The railway strike of 1974 raised hopes by championing solidarity. In May 1974, railway workers went on a strike in what was perhaps the most intense working class action in independent India. As rightly stated in the Outlook Magazine,“Noteworthy about this strike is the persisting idea of workers’ democracy, of the living ideal of railwaymen’s unity, the lofty position of the NCCRS in the mind of the worker, and the continuing relevance of the institution called the NCCRS in not only the political imagination, but even the trade-UNIonist consciousness of the workers. On the other hand, the stunning silence of the Federation leadership on the issue of NCCRS, workers’ unity, etc is to be noted and the emphasis on routine union issues like cooperative bank elections, which gave the leaders money and muscle and marginalised the political sense of the workers, should also be considered.” This in retrospect--seems like a dress rehearsal for what the current Indian populous may be compelled to do. The Government then, managed to clamp down all efforts in a draconian manner. This however, may not remain true today. The Indians today, seem agitated, appalled, they are rising and raising one voice, together, and rightly so. The question is, how long will the Government be able to silence this voice?
What is the scenario regarding Railways in the rest of the world?
  1. In Britain, the railways were privatised in 1993. This however, did not yield great profits. In fact the Network Rail, the operator of the country’s rail infrastructure has reported that Britain’s railways are highly priced although the performance is much below par as compared to train systems in other developed nations 
  2.  In Germany, the 1994 ‘railway reform’ legislation aimed at attracting more traffic to the railway system, keeping control of costs and encouraging a more ‘commercial’ approach by the state-owned railway. It also provided for opening up a degree of competition in services, primarily freight and regional rail. Deutsch Bahn AG is a public limited company, all its shares are presently owned by the government of the Federal Republic of Germany 
  3. According to Trade Unionists Against the EU, The EU has recently made it mandatory for all 28 member states to privatise railways.  The European Council had already agreed that mandatory competitive tendering should be the main way of awarding public service contracts
  4. In Italy, the Government had entrusted the railways to five regional concessionaires. The arrangement did not work well and, long before it was due to expire, the railways were nationalized in 1905
  5. In the 1980s the process of privatizing Japanese National Railways had begun, is not entirely finished as of 2016
  6. Very recently, in May 2017, Pakistan Railways (PR) workers on held a demonstration against the anti-worker policies of the government. They had strong objection to the privatisation of passenger trains as they feel workers will be the worst losers
The Current Stance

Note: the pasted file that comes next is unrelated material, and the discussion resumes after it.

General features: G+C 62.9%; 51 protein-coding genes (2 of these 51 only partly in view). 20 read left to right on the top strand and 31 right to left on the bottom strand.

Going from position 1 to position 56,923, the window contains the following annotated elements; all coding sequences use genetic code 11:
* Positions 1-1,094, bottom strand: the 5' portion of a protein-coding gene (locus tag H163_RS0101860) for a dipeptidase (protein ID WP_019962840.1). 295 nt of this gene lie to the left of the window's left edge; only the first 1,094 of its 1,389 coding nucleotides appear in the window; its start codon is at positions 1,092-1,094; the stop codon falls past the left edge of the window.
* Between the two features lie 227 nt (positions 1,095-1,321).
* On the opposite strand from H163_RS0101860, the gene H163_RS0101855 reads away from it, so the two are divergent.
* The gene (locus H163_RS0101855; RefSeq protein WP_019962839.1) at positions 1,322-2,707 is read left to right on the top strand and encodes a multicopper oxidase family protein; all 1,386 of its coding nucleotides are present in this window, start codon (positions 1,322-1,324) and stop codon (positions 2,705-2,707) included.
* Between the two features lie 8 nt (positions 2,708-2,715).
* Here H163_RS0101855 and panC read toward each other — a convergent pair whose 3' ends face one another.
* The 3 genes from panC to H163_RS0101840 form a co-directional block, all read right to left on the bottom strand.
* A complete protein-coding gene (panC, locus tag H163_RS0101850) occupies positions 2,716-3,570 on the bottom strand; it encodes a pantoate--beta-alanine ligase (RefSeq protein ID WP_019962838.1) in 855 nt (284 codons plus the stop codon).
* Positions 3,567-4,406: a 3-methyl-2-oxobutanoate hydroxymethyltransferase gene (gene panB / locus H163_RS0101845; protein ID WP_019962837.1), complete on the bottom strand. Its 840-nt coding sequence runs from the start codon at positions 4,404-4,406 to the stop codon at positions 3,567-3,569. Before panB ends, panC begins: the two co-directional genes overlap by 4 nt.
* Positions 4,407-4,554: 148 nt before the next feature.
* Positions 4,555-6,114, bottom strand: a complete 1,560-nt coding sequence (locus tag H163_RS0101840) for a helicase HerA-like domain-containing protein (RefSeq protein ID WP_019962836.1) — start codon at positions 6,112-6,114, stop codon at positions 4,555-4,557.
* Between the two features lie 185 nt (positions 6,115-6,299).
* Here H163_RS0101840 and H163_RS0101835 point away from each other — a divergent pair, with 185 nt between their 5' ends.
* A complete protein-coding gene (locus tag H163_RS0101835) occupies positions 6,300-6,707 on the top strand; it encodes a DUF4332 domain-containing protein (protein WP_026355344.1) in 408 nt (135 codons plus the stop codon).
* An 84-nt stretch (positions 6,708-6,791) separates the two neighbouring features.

On June 14, Sabrang India interviewed members of various trade and workers’ unions. Here is what our first interviewee, Amarjeet Kaur had to say, “The ruling Government is on a sell out spree. All national assets are being sold to make profits. Indian Railways is the biggest railway network in the world. It is a lifeline for the entire population whether the young or the old, rich or poor. Thus, making the railways private will cause immense damage to the Indian populous as a wholeThis move exposes the capitalist, pro corporate agenda of the Modi Government, further proving that he has no regard for the poor workers.” She then discussed the impact the move would have on passengers, she said, “With the private players coming in, there will be no accountability. The subsidies in prices of tickets that are now provided to the poor, elderly, will not be provided by the profit driven private players. Safety of passengers will remain a big question.

We also spoke to the representatives of the Northern Railway Men's Union, they said, “The private owners (thekedars) will only take not give. (Voh sirf sabki jaan nichodne aayenge). Further, on being asked about the impact on railway employees, they said, “The existing employees may not be removed. No new employees will be hired on regular hiring terms. The thekedars may make employment on contract basis.” 

The Hind Mazdoor Sabha, also stood against the privatization decision of the Government mainly for the cause of railway employees. They preferred to continue railway services under a Public Sector Undertaking.
In Conclusion
  • Having analysed the current railway system in India, its importance, compared with the systems of railway operations in other countries, we infer that the countries which underwent privatization of railways switched back to nationalization. Those considering privatization now, will soon enough realize that the pros are far less than the cons
  • The majority of the population, especially the marginalised poor, labourers, railway commuters, are against this move as they know they will be the worst hit. The need of the hour is for us to stand up in support of them. The truth about India is that, it is not defined by lightning fast trains but by its labour force, not by uniform development but by the deaths of the poor, not by the rich and pompous fraction but by the downtrodden, struggling majority. Thus, to truly enable India to develop, each part of India needs to develop. The entire population whether living in the metros or the remotest villages need to grow together. Privatisation of railways and other services is a move in the opposite direction. The Indian Railways is one of the few state owned enterprises which must not be privatized under any circumstances. We must all challenge the undemocratic decision taken to fulfil the capitalist agenda